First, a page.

By Julie Gordon and Fergal Smith
OTTAWA (Reuters) - The Bank of Canada is widely expected to deliver yet another oversized interest rate hike next week, lifting its policy rate into restrictive territory for the first time in two decades, but bets are split on whether or not a pause will follow.
BoC Governor Tiff Macklem has made clear the central bank is focused on getting "to the top end or slightly above" the neutral rate, the range from 2% to 3% where monetary policy neither stimulates nor weighs on the economy. The neutral range has declined over the last 20 years.
That should happen on Sept. 7, with money markets leaning toward a hike of 75 basis points, which would take the policy rate to 3.25%. That would be the fourth oversized rate increase this year, capping 300 basis points of tightening since March.
Some economists predict the Canadian central bank may signal a pause after its anticipated hike next week, especially after the release on Wednesday of GDP data that suggested the economy may be cooling faster than expected.
"Having front-loaded rate hikes, the Bank of Canada may want to pause it's hiking cycle allowing the economy time to catch up," said Taylor Schleich, director of economics and strategy at National Bank Financial. Schleich expects a 75-basis point hike on Sept. 7.
"From there, we think it becomes a message of data dependence," he said, noting that inflation and employment data both outweigh GDP in terms of importance to the central bank.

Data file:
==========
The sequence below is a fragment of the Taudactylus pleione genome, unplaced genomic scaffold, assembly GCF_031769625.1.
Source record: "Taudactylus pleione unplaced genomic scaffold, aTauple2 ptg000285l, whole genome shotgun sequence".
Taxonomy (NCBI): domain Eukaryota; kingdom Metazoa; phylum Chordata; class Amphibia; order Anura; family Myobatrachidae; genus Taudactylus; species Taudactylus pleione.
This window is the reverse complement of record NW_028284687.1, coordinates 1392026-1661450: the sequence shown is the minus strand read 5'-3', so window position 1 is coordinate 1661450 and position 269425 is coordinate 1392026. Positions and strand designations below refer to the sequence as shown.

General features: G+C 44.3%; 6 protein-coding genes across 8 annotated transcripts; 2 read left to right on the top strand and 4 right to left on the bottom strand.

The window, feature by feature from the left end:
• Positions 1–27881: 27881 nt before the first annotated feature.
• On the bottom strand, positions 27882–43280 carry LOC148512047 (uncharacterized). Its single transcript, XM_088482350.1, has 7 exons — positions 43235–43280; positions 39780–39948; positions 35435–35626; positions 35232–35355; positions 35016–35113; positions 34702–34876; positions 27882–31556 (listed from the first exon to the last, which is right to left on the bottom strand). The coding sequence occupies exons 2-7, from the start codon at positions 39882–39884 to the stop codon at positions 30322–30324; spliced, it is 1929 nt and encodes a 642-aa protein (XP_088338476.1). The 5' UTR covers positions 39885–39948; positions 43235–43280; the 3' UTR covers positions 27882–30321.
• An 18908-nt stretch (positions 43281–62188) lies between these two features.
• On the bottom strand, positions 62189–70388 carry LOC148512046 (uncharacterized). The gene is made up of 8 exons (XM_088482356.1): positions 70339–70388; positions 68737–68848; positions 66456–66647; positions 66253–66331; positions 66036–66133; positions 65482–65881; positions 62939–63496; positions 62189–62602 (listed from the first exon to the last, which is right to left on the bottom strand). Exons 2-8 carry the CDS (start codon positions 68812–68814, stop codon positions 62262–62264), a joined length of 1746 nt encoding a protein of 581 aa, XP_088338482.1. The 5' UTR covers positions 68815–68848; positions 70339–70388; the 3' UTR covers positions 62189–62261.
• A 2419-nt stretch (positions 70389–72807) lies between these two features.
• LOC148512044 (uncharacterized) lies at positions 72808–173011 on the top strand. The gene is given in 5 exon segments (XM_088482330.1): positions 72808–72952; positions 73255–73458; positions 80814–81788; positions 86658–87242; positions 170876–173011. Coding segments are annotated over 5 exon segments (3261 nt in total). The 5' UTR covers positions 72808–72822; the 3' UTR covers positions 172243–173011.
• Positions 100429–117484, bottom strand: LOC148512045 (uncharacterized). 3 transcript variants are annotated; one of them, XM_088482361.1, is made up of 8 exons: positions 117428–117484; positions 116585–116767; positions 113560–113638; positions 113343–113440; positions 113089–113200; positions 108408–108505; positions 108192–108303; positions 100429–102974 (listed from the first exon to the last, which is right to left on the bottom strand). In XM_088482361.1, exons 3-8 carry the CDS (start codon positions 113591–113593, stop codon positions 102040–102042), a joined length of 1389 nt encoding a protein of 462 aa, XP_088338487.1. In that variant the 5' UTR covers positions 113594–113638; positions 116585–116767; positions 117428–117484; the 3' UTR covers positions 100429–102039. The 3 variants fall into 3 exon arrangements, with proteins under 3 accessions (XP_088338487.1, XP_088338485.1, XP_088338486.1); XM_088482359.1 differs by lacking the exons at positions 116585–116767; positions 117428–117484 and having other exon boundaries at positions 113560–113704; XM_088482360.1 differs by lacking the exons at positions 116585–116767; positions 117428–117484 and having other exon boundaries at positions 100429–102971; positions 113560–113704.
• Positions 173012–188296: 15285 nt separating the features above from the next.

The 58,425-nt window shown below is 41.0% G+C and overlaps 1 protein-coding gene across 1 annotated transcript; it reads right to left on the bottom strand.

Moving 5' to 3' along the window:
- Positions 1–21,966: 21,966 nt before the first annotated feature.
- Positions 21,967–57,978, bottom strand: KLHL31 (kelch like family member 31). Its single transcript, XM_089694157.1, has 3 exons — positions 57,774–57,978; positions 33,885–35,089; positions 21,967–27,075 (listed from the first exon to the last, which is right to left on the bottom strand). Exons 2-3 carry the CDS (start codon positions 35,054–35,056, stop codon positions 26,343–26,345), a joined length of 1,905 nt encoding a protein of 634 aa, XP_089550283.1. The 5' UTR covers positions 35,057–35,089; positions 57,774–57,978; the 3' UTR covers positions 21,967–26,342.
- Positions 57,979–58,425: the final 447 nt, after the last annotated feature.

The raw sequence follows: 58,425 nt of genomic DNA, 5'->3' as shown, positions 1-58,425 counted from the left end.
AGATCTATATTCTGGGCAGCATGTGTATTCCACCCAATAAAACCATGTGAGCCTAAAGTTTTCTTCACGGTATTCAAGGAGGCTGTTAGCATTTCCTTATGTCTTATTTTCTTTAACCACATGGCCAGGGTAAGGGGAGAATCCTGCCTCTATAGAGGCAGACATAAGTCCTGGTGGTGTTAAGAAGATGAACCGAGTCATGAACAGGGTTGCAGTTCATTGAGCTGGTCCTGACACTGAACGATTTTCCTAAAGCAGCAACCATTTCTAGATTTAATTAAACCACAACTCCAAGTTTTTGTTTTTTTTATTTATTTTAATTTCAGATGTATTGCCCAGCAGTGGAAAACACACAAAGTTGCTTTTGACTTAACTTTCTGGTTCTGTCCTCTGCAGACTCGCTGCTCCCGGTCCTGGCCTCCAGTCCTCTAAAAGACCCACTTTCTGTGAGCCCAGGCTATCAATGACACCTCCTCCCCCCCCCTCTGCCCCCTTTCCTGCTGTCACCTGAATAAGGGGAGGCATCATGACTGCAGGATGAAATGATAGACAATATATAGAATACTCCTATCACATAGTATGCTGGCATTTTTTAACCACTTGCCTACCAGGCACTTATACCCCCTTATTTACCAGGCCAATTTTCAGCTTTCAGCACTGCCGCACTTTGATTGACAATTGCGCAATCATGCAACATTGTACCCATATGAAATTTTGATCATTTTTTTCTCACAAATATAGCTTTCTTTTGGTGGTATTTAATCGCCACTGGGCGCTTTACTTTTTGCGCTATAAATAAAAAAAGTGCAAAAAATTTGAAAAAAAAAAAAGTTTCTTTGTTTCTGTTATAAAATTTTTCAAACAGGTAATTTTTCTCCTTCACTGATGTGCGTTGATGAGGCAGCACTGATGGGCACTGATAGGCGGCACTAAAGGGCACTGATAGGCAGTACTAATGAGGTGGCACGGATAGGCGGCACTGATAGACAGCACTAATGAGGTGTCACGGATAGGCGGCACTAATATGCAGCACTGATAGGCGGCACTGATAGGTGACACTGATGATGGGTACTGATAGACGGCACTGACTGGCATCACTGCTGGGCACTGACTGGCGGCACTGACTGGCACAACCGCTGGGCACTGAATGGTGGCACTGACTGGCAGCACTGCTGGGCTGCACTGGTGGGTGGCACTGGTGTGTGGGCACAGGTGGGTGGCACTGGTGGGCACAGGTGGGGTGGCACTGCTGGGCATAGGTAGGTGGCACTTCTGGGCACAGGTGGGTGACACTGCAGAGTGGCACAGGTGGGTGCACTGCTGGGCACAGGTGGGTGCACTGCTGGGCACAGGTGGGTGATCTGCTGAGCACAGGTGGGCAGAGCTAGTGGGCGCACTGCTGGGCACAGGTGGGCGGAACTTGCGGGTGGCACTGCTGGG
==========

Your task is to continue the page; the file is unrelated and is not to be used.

Canadian inflation cooled in July to an annual rate of 7.6% from 8.1% in June, but remains far above the central bank's 2% target, while the jobless rate is at a record low of 4.9%.
Canadian inflation and interest rates https://graphics.reuters.com/CANADA-ECONOMY/INFLATION/byvrjyeneve/chart.png
With underlying price pressures still heating up, money markets are betting on two quarter-percentage-point rate hikes after September, which would lift the policy rate to 3.75% by the end of this year.
Already facing criticism for responding too slowly when inflation started to take off last year, the central bank may be inclined to lean toward a more restrictive stance.
"The Bank of Canada is trying defend its credibility as an inflation targeter," said Andrew Kelvin, chief Canada strategist at TD Securities. "Falling short of market expectations would raise uncomfortable questions around the BoC's commitment to the inflation target."
Still, he sees the market call of a 3.75% policy rate as too steep, expecting it instead to hit a cycle peak at 3.50% in October.
Other economists do not rule out surprises. Doug Porter, chief economist at BMO Capital Markets, noted that nominal spending is "barreling ahead" at its fastest rate - outside the initial coronavirus pandemic bounce - since 1981.
"We now look for a 75-bp hike next week, with an outside chance of a larger move (a la their July 100 bp surprise)," Porter said in a note.
Ultimately, inflation will be the deciding factor.
"At the end of the day, the mandate is 2% inflation. If that doesn't continue to moderate, there will be no choice but to keep things restrictive and keep hiking," National Bank Financial's Schleich said.
(Reporting by Julie Gordon in Ottawa and Fergal Smith in Toronto; Editing by Paul Simao)